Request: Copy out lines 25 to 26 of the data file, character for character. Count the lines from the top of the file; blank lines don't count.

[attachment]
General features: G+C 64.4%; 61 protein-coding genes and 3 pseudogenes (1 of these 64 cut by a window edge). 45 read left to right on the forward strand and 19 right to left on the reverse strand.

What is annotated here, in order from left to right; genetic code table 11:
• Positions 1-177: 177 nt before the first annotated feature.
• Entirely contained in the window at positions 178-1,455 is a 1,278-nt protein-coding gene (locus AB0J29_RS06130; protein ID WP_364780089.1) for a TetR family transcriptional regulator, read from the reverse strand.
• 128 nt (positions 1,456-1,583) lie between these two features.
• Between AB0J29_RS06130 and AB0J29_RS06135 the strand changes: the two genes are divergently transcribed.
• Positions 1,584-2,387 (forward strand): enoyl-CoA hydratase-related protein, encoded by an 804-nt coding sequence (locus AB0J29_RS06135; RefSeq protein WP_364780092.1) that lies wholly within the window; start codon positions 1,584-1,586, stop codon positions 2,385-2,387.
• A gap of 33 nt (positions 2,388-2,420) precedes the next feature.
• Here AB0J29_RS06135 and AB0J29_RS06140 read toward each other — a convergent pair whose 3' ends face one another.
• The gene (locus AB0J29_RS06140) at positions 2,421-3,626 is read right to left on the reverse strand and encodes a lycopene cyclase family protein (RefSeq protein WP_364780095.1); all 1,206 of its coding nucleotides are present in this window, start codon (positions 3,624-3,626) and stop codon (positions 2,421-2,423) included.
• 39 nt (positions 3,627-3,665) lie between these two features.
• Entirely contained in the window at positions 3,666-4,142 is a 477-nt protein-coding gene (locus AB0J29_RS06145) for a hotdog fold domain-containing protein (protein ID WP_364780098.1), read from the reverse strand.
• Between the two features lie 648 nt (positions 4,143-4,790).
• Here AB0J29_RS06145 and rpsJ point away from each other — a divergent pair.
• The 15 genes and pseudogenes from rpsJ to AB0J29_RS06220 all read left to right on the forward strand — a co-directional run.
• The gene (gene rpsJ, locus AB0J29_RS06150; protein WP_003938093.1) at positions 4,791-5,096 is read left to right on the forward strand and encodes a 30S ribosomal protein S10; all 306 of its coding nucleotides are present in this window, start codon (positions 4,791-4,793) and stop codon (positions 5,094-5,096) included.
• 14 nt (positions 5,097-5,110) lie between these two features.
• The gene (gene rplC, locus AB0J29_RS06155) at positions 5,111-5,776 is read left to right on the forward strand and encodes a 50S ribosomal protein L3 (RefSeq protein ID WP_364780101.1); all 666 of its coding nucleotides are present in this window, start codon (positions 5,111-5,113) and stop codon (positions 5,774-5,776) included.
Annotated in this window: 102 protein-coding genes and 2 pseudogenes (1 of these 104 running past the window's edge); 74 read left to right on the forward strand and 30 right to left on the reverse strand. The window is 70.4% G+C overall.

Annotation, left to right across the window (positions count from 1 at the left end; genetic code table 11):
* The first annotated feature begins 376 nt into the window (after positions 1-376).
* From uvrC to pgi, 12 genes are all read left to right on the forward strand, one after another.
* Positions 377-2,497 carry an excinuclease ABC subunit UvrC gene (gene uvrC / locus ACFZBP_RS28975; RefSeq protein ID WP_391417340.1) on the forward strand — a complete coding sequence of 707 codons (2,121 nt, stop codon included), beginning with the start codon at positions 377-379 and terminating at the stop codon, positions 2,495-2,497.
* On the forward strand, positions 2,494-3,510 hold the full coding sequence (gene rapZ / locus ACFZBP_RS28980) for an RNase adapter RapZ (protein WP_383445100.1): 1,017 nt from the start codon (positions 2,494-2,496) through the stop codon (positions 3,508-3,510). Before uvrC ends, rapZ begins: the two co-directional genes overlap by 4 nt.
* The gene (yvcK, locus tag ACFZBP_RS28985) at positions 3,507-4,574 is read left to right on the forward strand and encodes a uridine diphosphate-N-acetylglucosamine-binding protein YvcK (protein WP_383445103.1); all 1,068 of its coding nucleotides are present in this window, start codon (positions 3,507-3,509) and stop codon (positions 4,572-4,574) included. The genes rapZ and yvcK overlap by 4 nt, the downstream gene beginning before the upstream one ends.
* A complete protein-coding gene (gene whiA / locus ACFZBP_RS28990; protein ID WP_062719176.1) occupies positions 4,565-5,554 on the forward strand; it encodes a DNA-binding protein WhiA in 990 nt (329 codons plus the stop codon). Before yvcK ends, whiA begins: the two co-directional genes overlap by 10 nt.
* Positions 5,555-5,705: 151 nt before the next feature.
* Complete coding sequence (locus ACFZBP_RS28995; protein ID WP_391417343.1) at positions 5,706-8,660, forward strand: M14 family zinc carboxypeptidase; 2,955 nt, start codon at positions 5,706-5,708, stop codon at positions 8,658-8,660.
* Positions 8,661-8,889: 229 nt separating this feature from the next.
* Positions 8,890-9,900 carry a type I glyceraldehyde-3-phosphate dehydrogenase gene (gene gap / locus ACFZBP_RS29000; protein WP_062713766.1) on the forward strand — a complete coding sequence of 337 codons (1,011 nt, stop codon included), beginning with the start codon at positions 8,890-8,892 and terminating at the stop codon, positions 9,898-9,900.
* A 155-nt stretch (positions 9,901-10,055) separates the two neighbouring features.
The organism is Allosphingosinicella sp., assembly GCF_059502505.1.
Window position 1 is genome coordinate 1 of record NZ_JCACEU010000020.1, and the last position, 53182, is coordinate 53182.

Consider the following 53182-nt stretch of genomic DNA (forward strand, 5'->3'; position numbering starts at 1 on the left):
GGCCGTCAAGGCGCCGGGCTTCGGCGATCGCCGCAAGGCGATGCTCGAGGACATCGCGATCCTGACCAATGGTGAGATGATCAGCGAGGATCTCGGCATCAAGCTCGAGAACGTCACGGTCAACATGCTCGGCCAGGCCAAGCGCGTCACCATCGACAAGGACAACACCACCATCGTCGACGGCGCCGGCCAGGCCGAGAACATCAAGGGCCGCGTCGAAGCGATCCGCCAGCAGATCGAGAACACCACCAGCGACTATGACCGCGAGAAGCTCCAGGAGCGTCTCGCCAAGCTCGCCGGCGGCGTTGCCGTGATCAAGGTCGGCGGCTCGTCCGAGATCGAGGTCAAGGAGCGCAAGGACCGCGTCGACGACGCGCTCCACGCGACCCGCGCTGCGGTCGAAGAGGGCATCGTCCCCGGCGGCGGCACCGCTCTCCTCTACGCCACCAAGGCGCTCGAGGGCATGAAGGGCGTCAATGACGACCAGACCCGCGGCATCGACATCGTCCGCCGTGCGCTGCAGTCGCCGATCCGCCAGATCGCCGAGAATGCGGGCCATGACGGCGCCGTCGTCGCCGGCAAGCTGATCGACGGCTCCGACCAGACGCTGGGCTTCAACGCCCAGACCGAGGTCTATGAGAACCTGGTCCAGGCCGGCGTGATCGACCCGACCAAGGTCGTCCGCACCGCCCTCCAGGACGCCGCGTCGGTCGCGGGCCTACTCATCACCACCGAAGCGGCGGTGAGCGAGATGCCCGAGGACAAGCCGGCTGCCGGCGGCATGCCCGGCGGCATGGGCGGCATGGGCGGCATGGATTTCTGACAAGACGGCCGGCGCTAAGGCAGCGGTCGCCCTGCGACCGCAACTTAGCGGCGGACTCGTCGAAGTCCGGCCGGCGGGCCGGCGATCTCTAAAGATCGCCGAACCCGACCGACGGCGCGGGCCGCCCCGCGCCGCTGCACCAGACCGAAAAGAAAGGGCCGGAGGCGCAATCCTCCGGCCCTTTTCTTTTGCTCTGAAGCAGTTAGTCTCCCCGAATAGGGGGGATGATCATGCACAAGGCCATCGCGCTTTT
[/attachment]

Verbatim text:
* The gene (yvcK, locus tag ACFZBP_RS28985) at positions 3,507-4,574 is read left to right on the forward strand and encodes a uridine diphosphate-N-acetylglucosamine-binding protein YvcK (protein WP_383445103.1); all 1,068 of its coding nucleotides are present in this window, start codon (positions 3,507-3,509) and stop codon (positions 4,572-4,574) included. The genes rapZ and yvcK overlap by 4 nt, the downstream gene beginning before the upstream one ends.
* A complete protein-coding gene (gene whiA / locus ACFZBP_RS28990; protein ID WP_062719176.1) occupies positions 4,565-5,554 on the forward strand; it encodes a DNA-binding protein WhiA in 990 nt (329 codons plus the stop codon). Before yvcK ends, whiA begins: the two co-directional genes overlap by 10 nt.